Characterization of the Adherence Threshold for HIV Suppression of a Kaletra-based Regimen
|First Received Date ICMJE||September 12, 2005|
|Last Updated Date||November 4, 2009|
|Start Date ICMJE||May 2004|
|Primary Completion Date||Not Provided|
|Current Primary Outcome Measures ICMJE||Not Provided|
|Original Primary Outcome Measures ICMJE||Not Provided|
|Change History||Complete list of historical versions of study NCT00200369 on ClinicalTrials.gov Archive Site|
|Current Secondary Outcome Measures ICMJE||Not Provided|
|Original Secondary Outcome Measures ICMJE||Not Provided|
|Current Other Outcome Measures ICMJE||Not Provided|
|Original Other Outcome Measures ICMJE||Not Provided|
|Brief Title ICMJE||Characterization of the Adherence Threshold for HIV Suppression of a Kaletra-based Regimen|
|Official Title ICMJE||Characterization of the Adherence Threshold for HIV Suppression of a Kaletra-based Regimen|
The hypothesis of this study is that the level of adherence necessary to achieve HIV virologic suppression with a ritonavir boosted protease inhibitor regimen (i.e. lopinavir/ritonavir) is less than the 95% rate observed in the published literature with unboosted regimens.
The existing dogma is that patients receiving highly active antiretroviral therapy (HAART) to treat their HIV infection must take at least 95% of prescribed doses in order to maintain full suppression of viral replication. This belief is largely based on a single study that was performed between 1997 and 1999 (Ann Int Med 2000;133:21-30). The vast majority of patients in this study were receiving regimens based on either indinavir, nelfinavir, ritonavir, or saquinavir. All of these agents have relatively short half-lives, and therefore must be taken on time two or three times per day. Newer medications such as lopinavir/ritonavir (Kaletra) feature much more favorable pharmacokinetic profiles. On the basis of improved pharmacokinetics, there is reason to believe that regimens built around such agents may be more forgiving of missed medication doses.
This study aims to enroll 90 patients from the MMC I.D. Clinic who are either receiving or are about to receive Kaletra. Patients who agree to participate will be furnished with a MEMS cap, a bottle cap that electronically records each time that the bottle is opened and stores the data for computer download, and will undergo electronic monitoring of their Kaletra adherence for a period of siz months. Adherence data will not be reviewed during the study, but at study end (and at interim time points), the investigators will analyze the MEMS cap data from patients who have completed the study in order to determine the threshold value of adherence necessary to achieve satisfactory rates (i.e. 70-80%) of complete virologic suppression.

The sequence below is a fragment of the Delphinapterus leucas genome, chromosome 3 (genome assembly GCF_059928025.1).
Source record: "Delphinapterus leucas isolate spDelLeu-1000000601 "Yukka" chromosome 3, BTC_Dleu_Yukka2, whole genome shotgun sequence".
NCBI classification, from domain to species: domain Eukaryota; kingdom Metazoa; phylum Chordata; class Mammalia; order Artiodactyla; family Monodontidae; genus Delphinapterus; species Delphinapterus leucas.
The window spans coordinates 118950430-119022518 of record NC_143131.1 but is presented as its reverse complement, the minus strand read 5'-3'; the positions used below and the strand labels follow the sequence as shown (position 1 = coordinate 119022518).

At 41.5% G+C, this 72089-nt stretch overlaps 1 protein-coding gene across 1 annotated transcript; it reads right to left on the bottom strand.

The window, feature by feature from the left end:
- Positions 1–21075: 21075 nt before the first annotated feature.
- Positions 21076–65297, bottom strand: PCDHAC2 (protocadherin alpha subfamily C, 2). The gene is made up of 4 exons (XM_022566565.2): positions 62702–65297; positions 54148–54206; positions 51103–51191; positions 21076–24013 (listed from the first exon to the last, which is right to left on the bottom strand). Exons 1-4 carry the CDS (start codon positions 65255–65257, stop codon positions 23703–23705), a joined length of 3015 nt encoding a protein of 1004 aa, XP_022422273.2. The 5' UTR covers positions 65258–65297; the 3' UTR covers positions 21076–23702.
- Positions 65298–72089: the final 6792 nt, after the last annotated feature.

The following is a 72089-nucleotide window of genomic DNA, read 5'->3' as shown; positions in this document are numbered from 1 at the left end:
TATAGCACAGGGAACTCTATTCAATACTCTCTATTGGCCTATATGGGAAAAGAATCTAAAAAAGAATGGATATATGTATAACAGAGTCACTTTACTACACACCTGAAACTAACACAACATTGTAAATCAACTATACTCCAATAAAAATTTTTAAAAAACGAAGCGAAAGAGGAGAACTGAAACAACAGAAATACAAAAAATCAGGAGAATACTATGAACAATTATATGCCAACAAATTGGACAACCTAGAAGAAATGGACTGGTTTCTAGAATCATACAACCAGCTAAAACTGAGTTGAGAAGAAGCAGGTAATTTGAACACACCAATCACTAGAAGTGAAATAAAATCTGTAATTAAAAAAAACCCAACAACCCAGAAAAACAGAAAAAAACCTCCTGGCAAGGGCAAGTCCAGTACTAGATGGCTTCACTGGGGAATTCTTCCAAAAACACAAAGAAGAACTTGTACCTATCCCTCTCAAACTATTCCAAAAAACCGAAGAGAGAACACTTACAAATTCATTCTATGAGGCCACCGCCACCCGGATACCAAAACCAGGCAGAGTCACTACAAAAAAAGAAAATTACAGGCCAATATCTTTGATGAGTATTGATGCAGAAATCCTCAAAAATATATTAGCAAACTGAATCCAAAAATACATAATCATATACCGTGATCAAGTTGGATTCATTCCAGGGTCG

An additional aim of the study is to collect specimens from patients receiving Kaletra based regimens who experience virologic failure and to archive them for possible studies of genotypic and phenotypic resistance in the future.
|Study Type ICMJE||Observational|
|Study Design ICMJE||Observational Model: Cohort
Time Perspective: Prospective
|Target Follow-Up Duration||Not Provided|
|Sampling Method||Non-Probability Sample|
Subjects will be recruited from the Montefiore Medical Center Infectious Diseases Clinic with eligibility criteria as listed below.
|Condition ICMJE||HIV Infection|
|Intervention ICMJE||Device: MEMS cap|
|Study Group/Cohort (s)||Not Provided|
|Publications *||Shuter J, Sarlo JA, Kanmaz TJ, Rode RA, Zingman BS. HIV-infected patients receiving lopinavir/ritonavir-based antiretroviral therapy achieve high rates of virologic suppression despite adherence rates less than 95%. J Acquir Immune Defic Syndr. 2007 May 1;45(1):4-8.|
* Includes publications given by the data provider as well as publications identified by ClinicalTrials.gov Identifier (NCT Number) in Medline.
|Recruitment Status ICMJE||Completed|
|Estimated Enrollment ICMJE||90|
|Completion Date||March 2006|
|Primary Completion Date||Not Provided|
|Eligibility Criteria ICMJE||
|Ages||19 Years and older|
|Accepts Healthy Volunteers||No|
|Contacts ICMJE||Contact information is only displayed when the study is recruiting subjects|
|Location Countries ICMJE||United States|
|NCT Number ICMJE||NCT00200369|
|Other Study ID Numbers ICMJE||03-10-268, Abbott Laboratories #378-03-71|
|Has Data Monitoring Committee||Not Provided|
|Responsible Party||Not Provided|
|Study Sponsor ICMJE||Montefiore Medical Center|
|Information Provided By||Montefiore Medical Center|
|Verification Date||November 2009|
ICMJE Data element required by the International Committee of Medical Journal Editors and the World Health Organization ICTRP